BRUSSELS – The European Union's executive commission is emerging from its summer vacation down a key official and with an additional big problem on its hands.
At a time when European Commission President Ursula von der Leyen should be centering on managing the coronavirus pandemic, an unprecedented economic collapse and her mid-September State of the Union address, she was holding urgent talks on Thursday on how to replace her top trade official, who resigned the evening before for being too loose with COVID-19 rules.
It means the EU has lost the trusted and experienced Irishman Phil Hogan as EU trade commissioner, a vital post in dealing with the United States, China and post-Brexit Britain. With all three issues demanding daily attention, there is an urgency to fill the hole so-called Big Phil left.
In a curt statement, Von der Leyen Thursday lauded “his tireless and successful work," but dwelled precious little time on a former commissioner many thought reckless in his movements during a visit back home in Ireland over the past month.
Not only had Hogan attended a posh golf dinner with around 80 guests when maximum attendance should have been much lower, but he was also criticized for traveling in parts of Ireland where a lockdown was in force — and for emerging early from a mandatory two-week quarantine.
Hogan resigned himself before Von der Leyen made a decision on whether to keep him. Her intentions though, may have been clear when she addressed accountability for everyone holding high office.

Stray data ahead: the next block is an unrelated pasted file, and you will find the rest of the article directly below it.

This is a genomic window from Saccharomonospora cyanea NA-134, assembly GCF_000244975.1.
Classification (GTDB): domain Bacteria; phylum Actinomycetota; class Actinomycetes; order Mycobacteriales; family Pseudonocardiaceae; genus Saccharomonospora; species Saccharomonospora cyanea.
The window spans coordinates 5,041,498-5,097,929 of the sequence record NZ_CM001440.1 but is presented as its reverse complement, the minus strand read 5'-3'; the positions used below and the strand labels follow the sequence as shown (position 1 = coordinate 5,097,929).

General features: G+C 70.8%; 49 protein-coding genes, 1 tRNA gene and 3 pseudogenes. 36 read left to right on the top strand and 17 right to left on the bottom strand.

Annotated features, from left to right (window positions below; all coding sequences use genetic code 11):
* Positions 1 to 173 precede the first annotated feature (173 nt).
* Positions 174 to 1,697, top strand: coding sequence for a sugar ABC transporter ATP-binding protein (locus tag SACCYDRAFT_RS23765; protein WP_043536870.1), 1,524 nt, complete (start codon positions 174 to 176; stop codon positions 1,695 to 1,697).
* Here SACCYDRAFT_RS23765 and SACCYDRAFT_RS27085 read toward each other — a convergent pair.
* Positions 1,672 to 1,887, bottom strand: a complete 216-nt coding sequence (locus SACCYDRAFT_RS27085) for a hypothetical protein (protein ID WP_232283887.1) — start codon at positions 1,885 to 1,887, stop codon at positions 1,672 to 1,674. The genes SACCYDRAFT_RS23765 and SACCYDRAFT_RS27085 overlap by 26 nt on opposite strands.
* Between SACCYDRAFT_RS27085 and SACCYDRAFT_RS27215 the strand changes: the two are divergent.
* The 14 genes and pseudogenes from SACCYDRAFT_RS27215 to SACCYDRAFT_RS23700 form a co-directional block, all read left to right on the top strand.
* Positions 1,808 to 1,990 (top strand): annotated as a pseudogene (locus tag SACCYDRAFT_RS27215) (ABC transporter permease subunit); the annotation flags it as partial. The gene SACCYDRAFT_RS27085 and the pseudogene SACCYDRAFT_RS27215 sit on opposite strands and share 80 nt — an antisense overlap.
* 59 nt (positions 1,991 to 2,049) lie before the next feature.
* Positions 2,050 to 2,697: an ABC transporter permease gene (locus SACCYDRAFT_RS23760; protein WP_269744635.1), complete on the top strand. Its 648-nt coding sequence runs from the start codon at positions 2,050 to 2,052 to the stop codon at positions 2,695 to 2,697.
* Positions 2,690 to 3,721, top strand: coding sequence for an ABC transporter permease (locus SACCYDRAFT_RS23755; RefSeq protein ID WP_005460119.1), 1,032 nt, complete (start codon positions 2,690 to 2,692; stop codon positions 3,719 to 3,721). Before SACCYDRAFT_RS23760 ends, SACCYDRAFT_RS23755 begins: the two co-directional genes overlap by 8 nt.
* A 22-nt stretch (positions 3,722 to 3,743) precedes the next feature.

“As Europe fights to reduce the spread of the coronavirus and Europeans make sacrifices and accept painful restrictions, I expect the members of the college (commissioners) to be particularly vigilant,” von der Leyen said about Hogan’s travel decisions over the past month in Ireland.
An hour later, Von der Leyen was already on the phone to Dublin to discuss who might replace him.
Von der Leyen insisted it was far from clear that Ireland could simply replace Hogan and ensure holding onto the powerful trade portfolio. She indicated she would wait for Ireland to come up with new candidates and decide “at a later stage” where the replacement would be slotted into the 27-strong team.
“We need a strong and safe hand at the trade helm to steer Europe through these turbulent waters,” said Kathleen Van Brempt, a Socialist member of European Parliament.
There is more at play though. Von der Leyen is committed to gender balance in the European Commission and before Hogan's resignation, that balance stood at 15 men and 12 women. Among potential candidates touted is European Parliament heavyweight Mairead McGuinness.
“I will invite the Irish government to propose a woman and a man" as candidates, she said, before she would decide what portfolio would be available.
Others being tipped though are men, notably current Foreign Minister Simon Coveney, who has great experience in Brexit, trade and agriculture issues.
Each EU member state has one commissioner and the easiest solution would be a straightforward replacement, leaving the rest of the European Commission team intact.